Code Switching for Learning and Negotiating Meaning in an English-Medium University in South Africa

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As yet, very few South African studies have explored multilingual learning contexts in tertiary institutions in order to develop a better understanding of the role that students’ diverse primary languages play in meaning making in English speaking universities.This paper will report on the progress of a project which recorded informal learning groups both inside and outside the classrooms in the Commerce and Science Faculties at the University of Cape Town. The purpose of the project was to develop a better understanding of the code switching practices in informal learning groups in the university and to distinguish the forms and functions of these code switching practices. A particular focus has been to gain insights into the ways in which concepts transfer from one language to another in order to develop thinking on language and learning in multilingual contexts and extend theories of conceptual transfer. My data will show that transfer is not an automatic linguistic process but is far more complex than this for it is dependent as Halliday and Martin (1993) point out on the common ways in which experience is construed and on the variation from one language to another in describing the reality in which we are embedded.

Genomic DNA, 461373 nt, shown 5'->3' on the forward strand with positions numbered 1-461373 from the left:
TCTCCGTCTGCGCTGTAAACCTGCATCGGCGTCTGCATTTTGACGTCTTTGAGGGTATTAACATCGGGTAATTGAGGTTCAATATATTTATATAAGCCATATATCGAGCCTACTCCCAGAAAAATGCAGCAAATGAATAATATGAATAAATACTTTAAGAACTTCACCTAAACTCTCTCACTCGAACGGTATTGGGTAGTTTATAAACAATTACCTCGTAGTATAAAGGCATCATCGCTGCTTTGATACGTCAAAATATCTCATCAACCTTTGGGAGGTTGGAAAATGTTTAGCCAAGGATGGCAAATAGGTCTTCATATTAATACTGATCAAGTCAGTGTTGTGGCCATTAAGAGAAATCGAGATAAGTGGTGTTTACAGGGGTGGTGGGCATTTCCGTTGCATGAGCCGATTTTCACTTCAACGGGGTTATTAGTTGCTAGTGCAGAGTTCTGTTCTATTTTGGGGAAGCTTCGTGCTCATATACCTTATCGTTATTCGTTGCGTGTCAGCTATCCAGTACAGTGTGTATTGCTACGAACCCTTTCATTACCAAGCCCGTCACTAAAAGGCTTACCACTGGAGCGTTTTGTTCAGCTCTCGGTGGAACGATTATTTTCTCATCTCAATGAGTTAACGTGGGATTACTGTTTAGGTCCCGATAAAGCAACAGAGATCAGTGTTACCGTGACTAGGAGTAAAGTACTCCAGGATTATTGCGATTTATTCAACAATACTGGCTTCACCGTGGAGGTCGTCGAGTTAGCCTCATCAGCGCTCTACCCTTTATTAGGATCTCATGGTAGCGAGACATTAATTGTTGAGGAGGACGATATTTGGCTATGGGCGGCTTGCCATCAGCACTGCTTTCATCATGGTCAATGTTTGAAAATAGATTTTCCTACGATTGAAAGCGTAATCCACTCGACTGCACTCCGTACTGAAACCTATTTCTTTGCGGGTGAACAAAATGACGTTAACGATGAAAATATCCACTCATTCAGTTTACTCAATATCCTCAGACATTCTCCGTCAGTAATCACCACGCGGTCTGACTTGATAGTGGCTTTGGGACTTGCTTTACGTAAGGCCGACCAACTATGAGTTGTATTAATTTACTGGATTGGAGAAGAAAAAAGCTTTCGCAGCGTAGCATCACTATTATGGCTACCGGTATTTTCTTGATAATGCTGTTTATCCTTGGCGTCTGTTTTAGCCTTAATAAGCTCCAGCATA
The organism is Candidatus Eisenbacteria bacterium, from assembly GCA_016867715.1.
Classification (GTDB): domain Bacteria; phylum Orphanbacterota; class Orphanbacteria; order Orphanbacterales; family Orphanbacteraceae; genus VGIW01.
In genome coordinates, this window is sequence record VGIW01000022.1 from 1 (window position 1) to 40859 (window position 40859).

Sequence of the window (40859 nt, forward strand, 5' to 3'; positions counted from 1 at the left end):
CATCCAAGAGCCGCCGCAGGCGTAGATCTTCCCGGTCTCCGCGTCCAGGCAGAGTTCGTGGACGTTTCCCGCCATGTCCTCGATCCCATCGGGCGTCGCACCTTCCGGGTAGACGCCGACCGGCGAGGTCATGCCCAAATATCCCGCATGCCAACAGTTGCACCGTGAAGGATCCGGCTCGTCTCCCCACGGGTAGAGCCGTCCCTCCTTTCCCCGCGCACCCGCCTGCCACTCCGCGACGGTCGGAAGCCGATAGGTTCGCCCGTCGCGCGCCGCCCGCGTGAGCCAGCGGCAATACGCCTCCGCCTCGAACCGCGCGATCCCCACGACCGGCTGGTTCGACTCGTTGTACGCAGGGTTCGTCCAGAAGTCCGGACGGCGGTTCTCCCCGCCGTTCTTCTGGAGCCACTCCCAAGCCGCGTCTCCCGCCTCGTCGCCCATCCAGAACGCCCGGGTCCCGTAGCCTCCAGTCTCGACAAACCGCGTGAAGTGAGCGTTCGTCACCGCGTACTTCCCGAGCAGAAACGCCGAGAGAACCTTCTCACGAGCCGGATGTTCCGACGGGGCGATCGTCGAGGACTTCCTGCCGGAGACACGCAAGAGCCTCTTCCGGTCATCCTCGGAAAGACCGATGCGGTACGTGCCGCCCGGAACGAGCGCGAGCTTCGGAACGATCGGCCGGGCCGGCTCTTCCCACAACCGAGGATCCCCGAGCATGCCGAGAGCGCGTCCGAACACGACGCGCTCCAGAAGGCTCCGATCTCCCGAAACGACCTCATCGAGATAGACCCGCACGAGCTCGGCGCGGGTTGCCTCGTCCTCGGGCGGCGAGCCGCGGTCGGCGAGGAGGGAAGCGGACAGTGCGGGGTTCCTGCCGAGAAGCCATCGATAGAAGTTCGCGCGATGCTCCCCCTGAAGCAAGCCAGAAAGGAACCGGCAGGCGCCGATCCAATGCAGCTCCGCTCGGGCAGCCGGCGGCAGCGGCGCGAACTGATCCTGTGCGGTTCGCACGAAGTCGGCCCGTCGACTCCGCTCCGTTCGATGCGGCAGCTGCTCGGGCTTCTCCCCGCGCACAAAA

Keywords: Code Switching, Negotiating Meaning, Multilingual Tertiary Institutions
Stream: Curriculum and Pedagogy; Student Learning, Learner Experiences, Learner Diversity
Presentation Type: Paper Presentation in English
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Associate Professor Moragh Paxton

Senior Lecturer, Language Development Group in Centre for Higher Education Development, University of Cape Town
Cape Town, Cape, South Africa

Dr Moragh Paxton is Co-ordinator of the Language Development Group at the University of Cape Town. She teaches academic literacy at the undergraduate and postgraduate level in a number of faculties and departments across the university. Her research interests are in language and literacy acquisition in academic settings and her PhD used linguistic and intertextual analysis of student writing to understand the acquisition of economics discourses.

Ref: L09P0704